Worst of all is the harm caused to both doctors and patients. The ENHANCE Trial concerned and confused both of these participants in the health care system. Furthermore, it’s likely they were devastated by being so clearly misled by the marketing of both Merck and Schering regarding the false benefits of Vytorin.

This whole situation is another example of the corruption of the scientific method by placing profits over the well-being of patients. Most were shocked by Merck behaving in such a way in particular because of what use to be their excellent reputation as an ethical pharmaceutical company. And this alone shows the progression and infiltration of such damaging corruption that desperately needs to be stopped and corrected for the sake of others.

Don’t just say something. Have something to say — to the right people, with conviction, and with others who share your views.

Waste no more time arguing what a good man should be. Be one.
Marcus Aurelius

  • patient

    This deception hurt us not only health wise but in our pocketbook too. I am a retired patient living on social security and barely have enough money for food. My Doctor prescribed Vytorin and I took it for about a year and a half which means spent lots of money for no health benefit. I think all the patients should get their money back. Also Merck is certainly putting profit before the patients good. How corrupt is that?

  • For the patient who wrote the above comment:

    I’m sorry you have to deal with such issues as this.

    And part of my vocational history was working for Merck for three years selling Zocor. This company once believed, as stated by George Merck decades ago, that the medicines were for the patients, without exception or amendments, and if this premise is followed, then the profits will materialize.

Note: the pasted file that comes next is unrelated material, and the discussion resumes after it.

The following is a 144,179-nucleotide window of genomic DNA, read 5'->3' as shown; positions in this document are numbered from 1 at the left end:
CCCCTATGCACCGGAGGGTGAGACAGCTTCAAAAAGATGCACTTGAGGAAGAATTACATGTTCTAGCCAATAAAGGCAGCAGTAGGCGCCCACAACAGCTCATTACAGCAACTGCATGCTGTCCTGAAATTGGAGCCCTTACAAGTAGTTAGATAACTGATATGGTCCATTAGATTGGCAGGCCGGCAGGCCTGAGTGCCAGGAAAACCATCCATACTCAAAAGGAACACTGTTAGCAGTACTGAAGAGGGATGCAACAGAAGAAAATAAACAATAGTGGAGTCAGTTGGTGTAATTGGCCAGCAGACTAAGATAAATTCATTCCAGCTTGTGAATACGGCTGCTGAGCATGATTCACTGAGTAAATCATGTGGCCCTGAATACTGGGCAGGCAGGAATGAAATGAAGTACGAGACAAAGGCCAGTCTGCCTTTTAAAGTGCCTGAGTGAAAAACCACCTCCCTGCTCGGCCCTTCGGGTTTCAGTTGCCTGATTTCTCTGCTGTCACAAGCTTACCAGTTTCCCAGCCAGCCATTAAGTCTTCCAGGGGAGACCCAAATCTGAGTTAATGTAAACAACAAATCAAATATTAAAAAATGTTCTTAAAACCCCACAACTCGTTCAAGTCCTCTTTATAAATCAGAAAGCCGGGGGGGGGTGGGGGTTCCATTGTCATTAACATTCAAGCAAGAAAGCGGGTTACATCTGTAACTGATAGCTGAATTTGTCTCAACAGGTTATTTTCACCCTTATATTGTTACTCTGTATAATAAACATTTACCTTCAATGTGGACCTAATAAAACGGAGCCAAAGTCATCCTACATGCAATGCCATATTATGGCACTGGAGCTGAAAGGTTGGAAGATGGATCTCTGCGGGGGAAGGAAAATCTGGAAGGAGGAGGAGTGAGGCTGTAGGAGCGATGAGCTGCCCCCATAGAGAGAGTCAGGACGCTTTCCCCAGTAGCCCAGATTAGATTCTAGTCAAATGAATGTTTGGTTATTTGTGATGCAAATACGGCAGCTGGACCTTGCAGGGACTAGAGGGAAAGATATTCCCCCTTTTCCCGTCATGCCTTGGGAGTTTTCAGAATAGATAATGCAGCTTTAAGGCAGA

Profits instead of ethics today, sir, which saddens me as well as many others.

    Thank you for your comment.

  • As a patient using statins for many years, I’m dismayed that pharma would perpetrate such ethical crimes, yet I’m not surprized. I see reps greeting medical office staff with boxes of donuts or designer salads, my magazines are filling up with direct-to-patient ads for obscure and invariably expensive new drugs, etc.

    And now, because of the hefty markup between wholesale cost and patient cost, nephrologists and dialysis clinics are being bribed to corral and encourage the use of such expensive drugs as Aranesp. I’ve seen nurses actually fight over which clinic gets to “serve” a patient.

    Not just the pharmceutical industry, but the medical industry itself is broken. Time to start over.

  • Not true

    The first sentence of this posting is inaccurate and misleading. Obviously the data within ALL trials should be closely examined, only 25 percent to 30 percent of drugs tested in Phase III are successful and go on to receive FDA approval.

    Even less make it to Phase III.

    To say that sponsors usually end up with positive results is just not true.

  • fh comeaux

    No doubt: Vytorin was the responsible element for my childhood’s early death…attacks on the liver, total body lameness through muscle deterioration, chills and high fevers. Within one year and some 60 days of hospitalization, the “bad to worse” syndrome set in: heart failed him.

    The world has suffered more than damages. There must be an end to dangerous drugs!

Dan Abshear

Dan Abshear recently divorced himself from "big pharma" after working for three of the largest pharmaceutical companies in the world for over a decade. He continues to write primarily opinion pieces regarding what may be little known facts about the health care system- particularly the pharmaceutical industry, and his writings also include responses to the related writings of others as well on various internet sites. Before his pharmaceutical career, he was a patient caregiver for over a decade, which included being a medic (hospital corpsman) in the U.S. Navy and Marine Corps.